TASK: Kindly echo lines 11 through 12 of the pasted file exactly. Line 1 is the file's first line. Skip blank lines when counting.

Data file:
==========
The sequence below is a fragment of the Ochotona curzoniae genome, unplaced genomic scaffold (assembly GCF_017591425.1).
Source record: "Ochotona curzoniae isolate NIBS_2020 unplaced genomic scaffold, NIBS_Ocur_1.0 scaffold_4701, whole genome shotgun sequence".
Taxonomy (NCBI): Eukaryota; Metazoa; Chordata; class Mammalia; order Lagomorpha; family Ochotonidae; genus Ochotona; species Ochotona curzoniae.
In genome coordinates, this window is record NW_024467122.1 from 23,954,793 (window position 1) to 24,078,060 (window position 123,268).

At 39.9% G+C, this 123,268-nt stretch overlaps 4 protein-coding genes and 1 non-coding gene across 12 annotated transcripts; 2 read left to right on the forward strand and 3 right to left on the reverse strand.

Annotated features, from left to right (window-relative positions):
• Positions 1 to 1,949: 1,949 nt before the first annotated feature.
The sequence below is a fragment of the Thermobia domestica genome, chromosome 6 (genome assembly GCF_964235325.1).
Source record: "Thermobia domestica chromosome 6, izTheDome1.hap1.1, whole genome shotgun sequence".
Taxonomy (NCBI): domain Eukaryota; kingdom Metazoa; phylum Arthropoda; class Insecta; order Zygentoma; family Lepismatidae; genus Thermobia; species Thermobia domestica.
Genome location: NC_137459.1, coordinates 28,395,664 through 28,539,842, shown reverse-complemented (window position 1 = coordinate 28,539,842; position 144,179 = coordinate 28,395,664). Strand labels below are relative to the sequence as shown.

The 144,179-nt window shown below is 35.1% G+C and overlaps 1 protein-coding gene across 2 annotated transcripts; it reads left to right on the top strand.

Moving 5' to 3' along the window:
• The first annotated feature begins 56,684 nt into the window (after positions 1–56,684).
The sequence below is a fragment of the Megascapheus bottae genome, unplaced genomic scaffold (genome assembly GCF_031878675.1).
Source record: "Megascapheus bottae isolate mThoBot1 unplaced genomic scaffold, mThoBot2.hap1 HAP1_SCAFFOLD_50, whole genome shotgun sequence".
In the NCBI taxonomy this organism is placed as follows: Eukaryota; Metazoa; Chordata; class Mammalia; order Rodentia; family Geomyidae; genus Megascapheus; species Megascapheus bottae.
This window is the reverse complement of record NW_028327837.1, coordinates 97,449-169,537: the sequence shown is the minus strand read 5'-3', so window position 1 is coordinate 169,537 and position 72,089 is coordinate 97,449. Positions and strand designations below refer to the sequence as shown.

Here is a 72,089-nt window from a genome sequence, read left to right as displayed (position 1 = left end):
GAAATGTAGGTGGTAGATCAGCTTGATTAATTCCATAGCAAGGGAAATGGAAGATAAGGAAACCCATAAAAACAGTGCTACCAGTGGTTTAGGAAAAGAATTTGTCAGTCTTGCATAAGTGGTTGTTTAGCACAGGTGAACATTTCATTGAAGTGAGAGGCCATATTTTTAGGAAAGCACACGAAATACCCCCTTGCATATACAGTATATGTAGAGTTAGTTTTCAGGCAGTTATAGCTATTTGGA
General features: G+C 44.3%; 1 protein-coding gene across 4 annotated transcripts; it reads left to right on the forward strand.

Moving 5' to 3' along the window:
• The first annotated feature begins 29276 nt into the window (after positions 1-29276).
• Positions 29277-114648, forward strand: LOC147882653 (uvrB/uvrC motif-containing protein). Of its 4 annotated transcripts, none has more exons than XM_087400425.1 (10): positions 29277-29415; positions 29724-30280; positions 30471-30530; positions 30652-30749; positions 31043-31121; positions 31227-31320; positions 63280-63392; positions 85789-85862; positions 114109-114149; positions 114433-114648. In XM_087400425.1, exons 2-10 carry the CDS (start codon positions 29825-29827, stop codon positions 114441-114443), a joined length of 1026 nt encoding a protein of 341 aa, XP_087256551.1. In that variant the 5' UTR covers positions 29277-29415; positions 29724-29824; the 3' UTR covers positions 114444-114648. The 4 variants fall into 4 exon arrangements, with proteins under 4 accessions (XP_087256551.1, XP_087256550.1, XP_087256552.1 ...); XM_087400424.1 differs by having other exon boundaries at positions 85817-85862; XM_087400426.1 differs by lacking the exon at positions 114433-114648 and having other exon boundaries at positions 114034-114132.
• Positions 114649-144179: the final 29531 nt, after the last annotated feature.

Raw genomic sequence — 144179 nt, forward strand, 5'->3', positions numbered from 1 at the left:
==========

Genome location: NC_137459.1, coordinates 28,395,664 through 28,539,842, shown reverse-complemented (window position 1 = coordinate 28,539,842; position 144,179 = coordinate 28,395,664). Strand labels below are relative to the sequence as shown.

The 144,179-nt window shown below is 35.1% G+C and overlaps 1 protein-coding gene across 2 annotated transcripts; it reads left to right on the top strand.